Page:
On July 5, 2022, NASA’s Juno probe did its 43rd close flyby of Jupiter. It studied the colors and shapes of the clouds on the giant planet.
Bjorn Jónsson, a citizen scientist, used raw data from the JunoCam instrument on the spacecraft to make these two photos. When the raw photo was taken, Juno was about 3,300 miles (5,300 km) away from Jupiter’s cloud tops and about 50 degrees north of the planet. The north is on the rise. At the time, the spacecraft was moving away from the earth at about 209,000 km per hour (130,000 mph).
The first picture (on the left) was changed to show the colors that a human eye would see from Juno’s point of view. Jónsson changed the second picture (on the right) digitally to increase the saturation and contrast of the colors, sharpen small details, and reduce the compression artifacts and noise that are common in raw photos. This clearly shows some of Jupiter’s most interesting features, such as how its colors change because of changes in its chemical makeup, how its swirling vortices are three-dimensional, and how its upper atmosphere has little bright clouds that “pop up.”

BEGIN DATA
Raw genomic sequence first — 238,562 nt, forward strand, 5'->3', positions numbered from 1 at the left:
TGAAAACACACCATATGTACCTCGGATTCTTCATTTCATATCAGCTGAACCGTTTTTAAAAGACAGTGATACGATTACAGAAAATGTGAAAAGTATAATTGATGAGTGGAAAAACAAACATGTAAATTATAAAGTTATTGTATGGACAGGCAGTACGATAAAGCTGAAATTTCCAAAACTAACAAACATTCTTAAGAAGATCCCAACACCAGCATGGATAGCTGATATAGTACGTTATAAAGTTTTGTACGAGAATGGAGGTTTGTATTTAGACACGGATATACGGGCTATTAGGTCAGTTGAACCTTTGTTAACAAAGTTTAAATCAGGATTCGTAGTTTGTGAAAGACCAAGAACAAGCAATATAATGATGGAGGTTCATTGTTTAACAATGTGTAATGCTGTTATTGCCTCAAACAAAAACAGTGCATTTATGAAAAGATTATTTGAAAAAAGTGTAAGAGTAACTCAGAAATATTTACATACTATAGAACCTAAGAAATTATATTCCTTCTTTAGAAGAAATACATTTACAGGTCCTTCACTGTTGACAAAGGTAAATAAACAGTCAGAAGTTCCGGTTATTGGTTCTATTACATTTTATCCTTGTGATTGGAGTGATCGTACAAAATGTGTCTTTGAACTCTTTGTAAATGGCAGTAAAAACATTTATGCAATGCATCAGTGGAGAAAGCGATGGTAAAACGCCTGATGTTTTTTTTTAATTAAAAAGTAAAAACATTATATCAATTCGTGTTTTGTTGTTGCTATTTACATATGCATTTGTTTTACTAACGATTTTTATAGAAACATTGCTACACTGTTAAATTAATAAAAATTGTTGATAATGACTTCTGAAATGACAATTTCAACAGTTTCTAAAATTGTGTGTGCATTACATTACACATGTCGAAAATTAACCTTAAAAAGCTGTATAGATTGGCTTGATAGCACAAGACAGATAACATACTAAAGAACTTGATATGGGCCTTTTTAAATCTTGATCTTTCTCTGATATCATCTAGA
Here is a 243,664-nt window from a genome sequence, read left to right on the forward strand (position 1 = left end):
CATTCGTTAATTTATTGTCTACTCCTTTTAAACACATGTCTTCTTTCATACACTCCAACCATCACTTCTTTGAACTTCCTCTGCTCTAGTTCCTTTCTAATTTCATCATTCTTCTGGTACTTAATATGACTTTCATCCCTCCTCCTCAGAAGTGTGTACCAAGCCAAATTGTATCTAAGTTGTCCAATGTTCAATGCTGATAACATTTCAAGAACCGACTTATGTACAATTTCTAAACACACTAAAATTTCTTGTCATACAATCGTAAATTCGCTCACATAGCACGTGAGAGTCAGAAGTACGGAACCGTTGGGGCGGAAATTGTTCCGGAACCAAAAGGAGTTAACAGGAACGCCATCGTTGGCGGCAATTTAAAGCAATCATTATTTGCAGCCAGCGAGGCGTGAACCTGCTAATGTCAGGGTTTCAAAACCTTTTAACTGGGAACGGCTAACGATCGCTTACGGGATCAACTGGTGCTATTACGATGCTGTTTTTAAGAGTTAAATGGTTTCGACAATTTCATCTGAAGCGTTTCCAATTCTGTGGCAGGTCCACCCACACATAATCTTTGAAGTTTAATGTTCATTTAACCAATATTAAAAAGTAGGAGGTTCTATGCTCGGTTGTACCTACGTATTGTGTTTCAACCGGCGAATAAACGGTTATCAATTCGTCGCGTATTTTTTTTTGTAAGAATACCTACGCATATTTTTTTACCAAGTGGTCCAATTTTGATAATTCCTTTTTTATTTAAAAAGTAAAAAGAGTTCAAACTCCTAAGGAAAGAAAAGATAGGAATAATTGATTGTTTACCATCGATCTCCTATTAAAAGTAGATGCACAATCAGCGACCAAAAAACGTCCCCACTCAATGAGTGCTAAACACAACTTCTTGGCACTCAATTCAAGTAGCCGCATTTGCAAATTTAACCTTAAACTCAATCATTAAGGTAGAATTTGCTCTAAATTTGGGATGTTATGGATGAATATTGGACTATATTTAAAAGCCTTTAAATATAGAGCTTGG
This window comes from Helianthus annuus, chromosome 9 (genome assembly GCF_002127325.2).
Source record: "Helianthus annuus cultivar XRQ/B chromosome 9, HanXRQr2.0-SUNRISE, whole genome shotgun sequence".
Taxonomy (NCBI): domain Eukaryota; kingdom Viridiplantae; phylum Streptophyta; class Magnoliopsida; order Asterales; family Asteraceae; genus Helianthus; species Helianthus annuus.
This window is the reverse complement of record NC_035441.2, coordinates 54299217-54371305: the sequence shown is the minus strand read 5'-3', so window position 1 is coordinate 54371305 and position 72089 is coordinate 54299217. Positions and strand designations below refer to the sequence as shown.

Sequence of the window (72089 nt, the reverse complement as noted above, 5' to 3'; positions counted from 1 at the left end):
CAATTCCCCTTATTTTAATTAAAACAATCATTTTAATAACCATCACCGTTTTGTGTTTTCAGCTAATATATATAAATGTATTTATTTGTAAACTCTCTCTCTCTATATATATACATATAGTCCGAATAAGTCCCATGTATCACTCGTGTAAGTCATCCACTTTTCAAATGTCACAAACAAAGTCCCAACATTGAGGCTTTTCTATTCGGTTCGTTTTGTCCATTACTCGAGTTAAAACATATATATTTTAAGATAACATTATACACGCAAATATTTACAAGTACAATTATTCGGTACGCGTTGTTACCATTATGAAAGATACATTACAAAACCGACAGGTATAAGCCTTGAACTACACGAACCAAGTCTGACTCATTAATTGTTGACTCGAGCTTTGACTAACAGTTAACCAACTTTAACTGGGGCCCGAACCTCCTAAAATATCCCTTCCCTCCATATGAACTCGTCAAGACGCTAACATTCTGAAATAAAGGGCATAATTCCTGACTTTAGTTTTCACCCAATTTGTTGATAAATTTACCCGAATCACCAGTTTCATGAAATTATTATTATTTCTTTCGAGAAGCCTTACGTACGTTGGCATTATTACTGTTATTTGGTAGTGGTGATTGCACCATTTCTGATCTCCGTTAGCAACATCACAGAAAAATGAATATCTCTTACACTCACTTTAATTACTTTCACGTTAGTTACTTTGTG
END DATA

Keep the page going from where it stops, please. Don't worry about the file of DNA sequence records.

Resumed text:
The raw photos from JunoCam are available for viewing and processing into image products at https://missionjuno.swri.edu/junocam/processing. NASA citizen science information can be found at https://science.nasa.gov/citizenscience and https://www.nasa.gov/solve/opportunities/citizenscience.
Juno can be found at https://www.nasa.gov/juno and https://missionjuno.swri.edu. More information about this discovery and other scientific findings may be found at https://www.missionjuno.swri.edu/science-findings.